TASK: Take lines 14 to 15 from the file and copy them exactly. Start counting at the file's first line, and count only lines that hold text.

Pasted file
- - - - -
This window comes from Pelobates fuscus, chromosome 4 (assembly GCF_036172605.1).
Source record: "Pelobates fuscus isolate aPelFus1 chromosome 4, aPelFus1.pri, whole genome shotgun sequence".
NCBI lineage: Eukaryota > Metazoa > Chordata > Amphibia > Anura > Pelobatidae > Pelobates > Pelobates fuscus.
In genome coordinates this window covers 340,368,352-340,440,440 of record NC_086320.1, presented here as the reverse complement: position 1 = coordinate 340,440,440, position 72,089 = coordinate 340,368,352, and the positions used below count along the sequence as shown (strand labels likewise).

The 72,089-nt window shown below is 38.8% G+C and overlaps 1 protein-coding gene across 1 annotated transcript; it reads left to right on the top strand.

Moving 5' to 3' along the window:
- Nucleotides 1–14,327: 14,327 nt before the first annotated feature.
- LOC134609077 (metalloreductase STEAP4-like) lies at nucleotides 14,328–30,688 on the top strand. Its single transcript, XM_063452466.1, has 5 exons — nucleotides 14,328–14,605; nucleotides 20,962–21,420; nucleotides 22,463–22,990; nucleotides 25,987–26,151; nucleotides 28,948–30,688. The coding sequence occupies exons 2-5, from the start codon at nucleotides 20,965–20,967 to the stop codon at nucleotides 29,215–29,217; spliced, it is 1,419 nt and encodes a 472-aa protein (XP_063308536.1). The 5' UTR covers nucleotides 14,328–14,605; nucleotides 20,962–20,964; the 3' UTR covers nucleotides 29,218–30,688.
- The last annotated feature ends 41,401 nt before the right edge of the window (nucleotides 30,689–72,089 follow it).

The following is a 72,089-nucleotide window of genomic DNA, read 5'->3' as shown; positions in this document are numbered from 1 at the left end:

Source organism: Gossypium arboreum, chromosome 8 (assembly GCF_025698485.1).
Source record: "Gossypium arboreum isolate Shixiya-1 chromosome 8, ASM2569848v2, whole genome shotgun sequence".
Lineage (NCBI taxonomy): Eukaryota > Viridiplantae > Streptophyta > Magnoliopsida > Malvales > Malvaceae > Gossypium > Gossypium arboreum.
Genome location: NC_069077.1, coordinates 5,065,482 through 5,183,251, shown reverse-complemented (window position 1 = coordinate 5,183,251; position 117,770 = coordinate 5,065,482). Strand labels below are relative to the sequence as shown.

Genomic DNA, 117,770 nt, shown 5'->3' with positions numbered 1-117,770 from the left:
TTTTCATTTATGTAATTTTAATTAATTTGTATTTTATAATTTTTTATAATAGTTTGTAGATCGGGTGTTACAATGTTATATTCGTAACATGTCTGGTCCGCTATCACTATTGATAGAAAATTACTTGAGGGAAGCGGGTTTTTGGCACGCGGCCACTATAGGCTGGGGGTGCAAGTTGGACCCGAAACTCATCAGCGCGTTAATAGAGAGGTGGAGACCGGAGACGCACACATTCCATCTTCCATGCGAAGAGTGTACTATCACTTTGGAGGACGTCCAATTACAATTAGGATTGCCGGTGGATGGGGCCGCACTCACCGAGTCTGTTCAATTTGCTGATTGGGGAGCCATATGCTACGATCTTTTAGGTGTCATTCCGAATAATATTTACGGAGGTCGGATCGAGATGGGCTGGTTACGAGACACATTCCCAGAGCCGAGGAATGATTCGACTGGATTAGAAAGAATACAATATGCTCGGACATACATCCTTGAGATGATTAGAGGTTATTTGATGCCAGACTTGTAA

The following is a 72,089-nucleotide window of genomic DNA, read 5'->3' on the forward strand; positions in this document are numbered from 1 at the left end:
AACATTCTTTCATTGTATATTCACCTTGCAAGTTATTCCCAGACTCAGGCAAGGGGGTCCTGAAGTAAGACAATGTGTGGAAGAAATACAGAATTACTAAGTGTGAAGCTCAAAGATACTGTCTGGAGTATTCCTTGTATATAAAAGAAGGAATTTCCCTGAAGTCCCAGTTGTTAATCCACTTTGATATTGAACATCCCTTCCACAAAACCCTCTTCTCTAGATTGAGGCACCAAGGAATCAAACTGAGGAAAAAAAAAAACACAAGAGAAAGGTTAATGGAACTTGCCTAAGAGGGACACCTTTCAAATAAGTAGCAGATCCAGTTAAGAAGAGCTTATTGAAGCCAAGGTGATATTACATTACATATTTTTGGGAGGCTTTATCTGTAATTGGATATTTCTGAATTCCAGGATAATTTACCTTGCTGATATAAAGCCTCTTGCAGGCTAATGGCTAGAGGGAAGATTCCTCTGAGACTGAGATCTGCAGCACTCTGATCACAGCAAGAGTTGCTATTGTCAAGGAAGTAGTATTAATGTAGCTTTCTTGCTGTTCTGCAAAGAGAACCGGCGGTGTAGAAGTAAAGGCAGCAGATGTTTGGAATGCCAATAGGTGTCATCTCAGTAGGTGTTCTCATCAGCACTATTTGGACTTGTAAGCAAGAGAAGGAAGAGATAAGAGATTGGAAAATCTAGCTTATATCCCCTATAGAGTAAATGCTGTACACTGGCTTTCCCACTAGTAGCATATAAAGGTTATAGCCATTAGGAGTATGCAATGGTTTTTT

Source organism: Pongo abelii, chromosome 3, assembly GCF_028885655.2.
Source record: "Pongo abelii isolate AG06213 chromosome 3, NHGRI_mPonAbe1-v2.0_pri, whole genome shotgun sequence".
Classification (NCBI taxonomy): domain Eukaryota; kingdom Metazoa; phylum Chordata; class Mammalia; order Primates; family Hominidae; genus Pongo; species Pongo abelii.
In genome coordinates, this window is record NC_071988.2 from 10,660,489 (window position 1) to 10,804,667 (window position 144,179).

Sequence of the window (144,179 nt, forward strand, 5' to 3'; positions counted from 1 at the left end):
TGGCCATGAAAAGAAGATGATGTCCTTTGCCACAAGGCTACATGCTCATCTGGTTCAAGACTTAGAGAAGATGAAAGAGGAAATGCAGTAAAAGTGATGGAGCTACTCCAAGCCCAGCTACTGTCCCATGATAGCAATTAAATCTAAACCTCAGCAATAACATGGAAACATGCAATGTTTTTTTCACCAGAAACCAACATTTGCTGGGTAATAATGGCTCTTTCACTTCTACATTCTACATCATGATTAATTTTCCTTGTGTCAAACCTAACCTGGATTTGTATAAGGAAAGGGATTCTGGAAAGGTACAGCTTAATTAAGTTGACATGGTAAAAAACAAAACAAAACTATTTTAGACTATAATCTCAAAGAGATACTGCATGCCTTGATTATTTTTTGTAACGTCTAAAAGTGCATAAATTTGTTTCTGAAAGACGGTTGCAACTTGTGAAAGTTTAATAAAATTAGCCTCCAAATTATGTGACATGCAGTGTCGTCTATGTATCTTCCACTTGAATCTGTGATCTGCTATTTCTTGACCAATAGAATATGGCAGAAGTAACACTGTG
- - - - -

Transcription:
Genome location: NC_069077.1, coordinates 5,065,482 through 5,183,251, shown reverse-complemented (window position 1 = coordinate 5,183,251; position 117,770 = coordinate 5,065,482). Strand labels below are relative to the sequence as shown.

Genomic DNA, 117,770 nt, shown 5'->3' with positions numbered 1-117,770 from the left: